This week I was presented with a lovely and unexpected gift, a large pot of home made marmalade. The kindness and thoughtfulness of someone to think that I may enjoy it and to say thank you made my day. There is something special about a gift that has been made by someone rather than being bought. Perhaps it is the added thoughtfulness and the appreciation that someone has taken the time out of their lives to make something and then offer it as a gift. I am fully aware the pot of marmalade was not made solely for me and that the person probably had some excess to demand but the fact that they thought I might like to have it is good enough for me.
I feel very much the same way about cooking for people and eating food that has been made by other people. It is not only the food itself but the time and dedication that someone has spent to serve up an amazing dish that I really appreciate as well as the food.
Back to the marmalade, I was reliably informed that it was made with the finest Seville oranges and it tasted fantastic! A perfectly balanced bittersweet taste with lovely shredded bits of orange peel, delicious!
So thanks to this lovely gift it has inspired this recipe which tackles the mystical world of soufflés! This soufflé is delicious and a real showstopper with the added bonus of being straight forward, no really it is! I've paired it with an easy white chocolate and vanilla sauce which I think complements the bittersweetness of the marmalade in the soufflé. If like me you don't have a pot of home made marmalade knocking around or are not planning to make your own then I urge you to buy really good marmalade with shredded pieces of orange in it to provide some texture in the soufflé.
Marmalade Soufflé - Makes enough for 4 soufflés
- a little softened butter
- 75g Caster sugar, plus some additional caster sugar to coat the ramekins
- 200g Marmalade
- 2 teaspoons of plain flour
- 7 egg whites
- a little icing sugar
White Chocolate and Vanilla Sauce - makes plenty
- 300ml of double cream
- 150g of Green and Blacks white cooking chocolate (Cheat Alert! - this a great product as it already contains Madagascan vanilla), brake into small pieces
Preheat an oven to 200 degrees centigrade/gas mark 6. Firstly brush/rub the insides of four ramekins with the softened butter making sure all surfaces are covered. I like to use some greaseproof paper to rub the butter around the ramekins and then spread the butter in an upward direction from the base to the rim, almost creating a track for the soufflé to follow. Next add a little caster sugar to each ramekin and coat the insides with the sugar which will stick to the butter this will help the soufflé to rise. Rotate the ramekins so that all the buttered surfaces are covered with the sugar, tip out the excess sugar and set aside in a cool area or pop them in the fridge.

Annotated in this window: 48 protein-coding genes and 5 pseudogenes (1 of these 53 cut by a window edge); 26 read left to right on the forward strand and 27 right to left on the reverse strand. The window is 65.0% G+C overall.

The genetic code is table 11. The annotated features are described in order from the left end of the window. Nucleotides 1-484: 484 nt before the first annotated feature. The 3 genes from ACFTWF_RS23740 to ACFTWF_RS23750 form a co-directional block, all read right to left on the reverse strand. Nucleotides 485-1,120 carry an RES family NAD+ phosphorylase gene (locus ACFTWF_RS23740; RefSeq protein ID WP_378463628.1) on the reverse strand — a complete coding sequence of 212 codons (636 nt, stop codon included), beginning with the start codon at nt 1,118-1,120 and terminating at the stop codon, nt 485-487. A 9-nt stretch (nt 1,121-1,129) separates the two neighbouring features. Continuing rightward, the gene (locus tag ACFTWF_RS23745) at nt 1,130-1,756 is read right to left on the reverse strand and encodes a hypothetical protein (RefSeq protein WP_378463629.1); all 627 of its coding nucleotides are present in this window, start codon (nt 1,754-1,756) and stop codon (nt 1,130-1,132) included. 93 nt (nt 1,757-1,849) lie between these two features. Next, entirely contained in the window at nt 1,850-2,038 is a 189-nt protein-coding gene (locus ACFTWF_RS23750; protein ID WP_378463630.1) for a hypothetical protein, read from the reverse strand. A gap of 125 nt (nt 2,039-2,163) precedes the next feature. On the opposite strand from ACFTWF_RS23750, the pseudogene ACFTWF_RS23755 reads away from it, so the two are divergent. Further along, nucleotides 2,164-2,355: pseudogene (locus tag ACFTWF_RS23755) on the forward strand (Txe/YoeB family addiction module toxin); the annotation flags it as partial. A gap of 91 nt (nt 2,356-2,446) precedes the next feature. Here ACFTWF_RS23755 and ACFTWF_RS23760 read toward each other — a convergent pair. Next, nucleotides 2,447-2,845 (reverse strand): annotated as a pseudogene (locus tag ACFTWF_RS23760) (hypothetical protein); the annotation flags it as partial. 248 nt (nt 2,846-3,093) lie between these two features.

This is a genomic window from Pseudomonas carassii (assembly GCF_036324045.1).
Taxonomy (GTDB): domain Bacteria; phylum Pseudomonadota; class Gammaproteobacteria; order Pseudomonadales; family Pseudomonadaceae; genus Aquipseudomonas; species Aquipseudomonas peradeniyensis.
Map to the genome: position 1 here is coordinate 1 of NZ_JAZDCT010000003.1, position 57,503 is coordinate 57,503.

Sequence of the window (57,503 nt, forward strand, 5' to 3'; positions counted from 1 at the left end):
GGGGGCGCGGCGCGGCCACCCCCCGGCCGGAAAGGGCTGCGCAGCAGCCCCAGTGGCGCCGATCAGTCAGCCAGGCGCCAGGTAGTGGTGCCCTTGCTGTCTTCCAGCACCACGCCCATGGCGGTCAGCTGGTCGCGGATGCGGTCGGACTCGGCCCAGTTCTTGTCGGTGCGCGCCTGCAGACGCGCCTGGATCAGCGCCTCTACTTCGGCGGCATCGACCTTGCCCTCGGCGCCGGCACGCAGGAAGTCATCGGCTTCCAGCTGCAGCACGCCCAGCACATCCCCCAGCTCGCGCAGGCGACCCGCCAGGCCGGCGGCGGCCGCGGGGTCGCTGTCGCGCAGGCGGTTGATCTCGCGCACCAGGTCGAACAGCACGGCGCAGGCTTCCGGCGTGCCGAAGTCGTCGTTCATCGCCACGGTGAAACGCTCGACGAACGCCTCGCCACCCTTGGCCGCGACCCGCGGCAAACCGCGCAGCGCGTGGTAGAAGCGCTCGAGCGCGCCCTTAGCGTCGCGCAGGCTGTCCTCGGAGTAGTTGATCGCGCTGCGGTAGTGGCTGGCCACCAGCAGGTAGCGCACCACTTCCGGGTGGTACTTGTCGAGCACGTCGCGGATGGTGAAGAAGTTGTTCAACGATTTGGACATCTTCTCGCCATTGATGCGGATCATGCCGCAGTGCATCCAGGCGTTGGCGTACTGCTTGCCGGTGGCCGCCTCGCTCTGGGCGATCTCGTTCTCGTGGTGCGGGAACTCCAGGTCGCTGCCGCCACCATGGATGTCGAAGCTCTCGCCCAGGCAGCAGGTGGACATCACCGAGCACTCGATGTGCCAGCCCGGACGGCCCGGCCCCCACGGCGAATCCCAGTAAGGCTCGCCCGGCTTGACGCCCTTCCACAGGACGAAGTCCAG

Place the marmalade into a large bowl and mix with the flour until combined. Next beat the egg whites with 75g of the caster sugar in a large clean bowl until they form semi firm peaks. I like to use an electric whisk for most of this stage and then switch to a hand whisk to have complete control on being able to judge when the right consistency has been reached. I do this as it is easy to over whisk the egg whites which causes it to collapse and as a result your soufflé will not rise.
Combine the egg whites with the marmalade and flour mixture being sure to fold the ingredients together to prevent knocking all the air out of the egg whites which again will lead to the soufflé not rising.
Divide the above mixture into the ramekins and smooth the surface so it is flush with the edges then ease the mixture away from the edge of the ramekin using the tip of your thumb or a tip of a knife creating a kind of boundary. This will help the soufflé to rise and create the characteristic soufflé appearance.
Place on a baking tray and bake in the oven for 10-12 minutes making sure not to open the oven door during cooking (even and constant temperature is essential) and if possible keep an eye on them (I appreciate that not everyone will have an oven that has a see though front and in which case I would cook for 12 minutes then have a cheeky look). Ideally you want the soufflé to have risen and the top to have formed a thin 'crust'.
While the soufflés are cooking and if you can bear to pull yourself away from looking through the oven door, start to make the sauce. Simply place all the ingredients into a pan over a low heat until all the chocolate has melted making sure that it doesn't 'catch' on the bottom of the pan. Transfer the thick speckled sauce to a small jug.
Remove the soufflés from the oven, dust with a little icing sugar and serve immediately! As for the sauce, create a hole in the top of the soufflé and pour away!
There you have it, my take on a marmalade soufflé. I dare say that this would follow the beef Wellington recipe perfectly! Enjoy and please get in contact via email@example.com if you have any questions or feedback.